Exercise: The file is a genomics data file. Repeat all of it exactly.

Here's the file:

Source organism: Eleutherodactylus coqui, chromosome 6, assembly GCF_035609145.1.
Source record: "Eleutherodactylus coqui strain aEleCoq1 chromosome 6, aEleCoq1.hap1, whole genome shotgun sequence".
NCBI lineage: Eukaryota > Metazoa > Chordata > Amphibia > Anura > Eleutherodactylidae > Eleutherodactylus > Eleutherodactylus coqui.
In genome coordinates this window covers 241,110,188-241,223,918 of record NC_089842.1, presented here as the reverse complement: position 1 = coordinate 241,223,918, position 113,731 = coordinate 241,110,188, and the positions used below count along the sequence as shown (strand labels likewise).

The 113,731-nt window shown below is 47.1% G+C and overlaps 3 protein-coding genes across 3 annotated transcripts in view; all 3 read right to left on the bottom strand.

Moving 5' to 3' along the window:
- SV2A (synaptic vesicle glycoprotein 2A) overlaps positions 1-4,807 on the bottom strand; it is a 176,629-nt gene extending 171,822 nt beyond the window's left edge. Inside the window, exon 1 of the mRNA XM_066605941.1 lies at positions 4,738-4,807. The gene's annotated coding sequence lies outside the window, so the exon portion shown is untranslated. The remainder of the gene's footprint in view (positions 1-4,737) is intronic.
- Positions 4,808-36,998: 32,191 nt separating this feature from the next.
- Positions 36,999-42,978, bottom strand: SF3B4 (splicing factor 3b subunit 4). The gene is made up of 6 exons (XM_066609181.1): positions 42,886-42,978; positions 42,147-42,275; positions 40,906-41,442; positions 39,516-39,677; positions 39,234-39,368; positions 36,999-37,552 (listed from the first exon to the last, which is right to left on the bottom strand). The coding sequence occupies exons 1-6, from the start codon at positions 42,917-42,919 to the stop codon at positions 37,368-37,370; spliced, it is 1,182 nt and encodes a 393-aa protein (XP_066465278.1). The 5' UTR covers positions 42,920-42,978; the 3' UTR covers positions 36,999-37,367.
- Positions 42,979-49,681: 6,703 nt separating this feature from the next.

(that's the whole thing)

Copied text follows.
Source organism: Eleutherodactylus coqui, chromosome 6, assembly GCF_035609145.1.
Source record: "Eleutherodactylus coqui strain aEleCoq1 chromosome 6, aEleCoq1.hap1, whole genome shotgun sequence".
NCBI lineage: Eukaryota > Metazoa > Chordata > Amphibia > Anura > Eleutherodactylidae > Eleutherodactylus > Eleutherodactylus coqui.
In genome coordinates this window covers 241,110,188-241,223,918 of record NC_089842.1, presented here as the reverse complement: position 1 = coordinate 241,223,918, position 113,731 = coordinate 241,110,188, and the positions used below count along the sequence as shown (strand labels likewise).

The 113,731-nt window shown below is 47.1% G+C and overlaps 3 protein-coding genes across 3 annotated transcripts in view; all 3 read right to left on the bottom strand.

Moving 5' to 3' along the window:
- SV2A (synaptic vesicle glycoprotein 2A) overlaps positions 1-4,807 on the bottom strand; it is a 176,629-nt gene extending 171,822 nt beyond the window's left edge. Inside the window, exon 1 of the mRNA XM_066605941.1 lies at positions 4,738-4,807. The gene's annotated coding sequence lies outside the window, so the exon portion shown is untranslated. The remainder of the gene's footprint in view (positions 1-4,737) is intronic.
- Positions 4,808-36,998: 32,191 nt separating this feature from the next.
- Positions 36,999-42,978, bottom strand: SF3B4 (splicing factor 3b subunit 4). The gene is made up of 6 exons (XM_066609181.1): positions 42,886-42,978; positions 42,147-42,275; positions 40,906-41,442; positions 39,516-39,677; positions 39,234-39,368; positions 36,999-37,552 (listed from the first exon to the last, which is right to left on the bottom strand). The coding sequence occupies exons 1-6, from the start codon at positions 42,917-42,919 to the stop codon at positions 37,368-37,370; spliced, it is 1,182 nt and encodes a 393-aa protein (XP_066465278.1). The 5' UTR covers positions 42,920-42,978; the 3' UTR covers positions 36,999-37,367.
- Positions 42,979-49,681: 6,703 nt separating this feature from the next.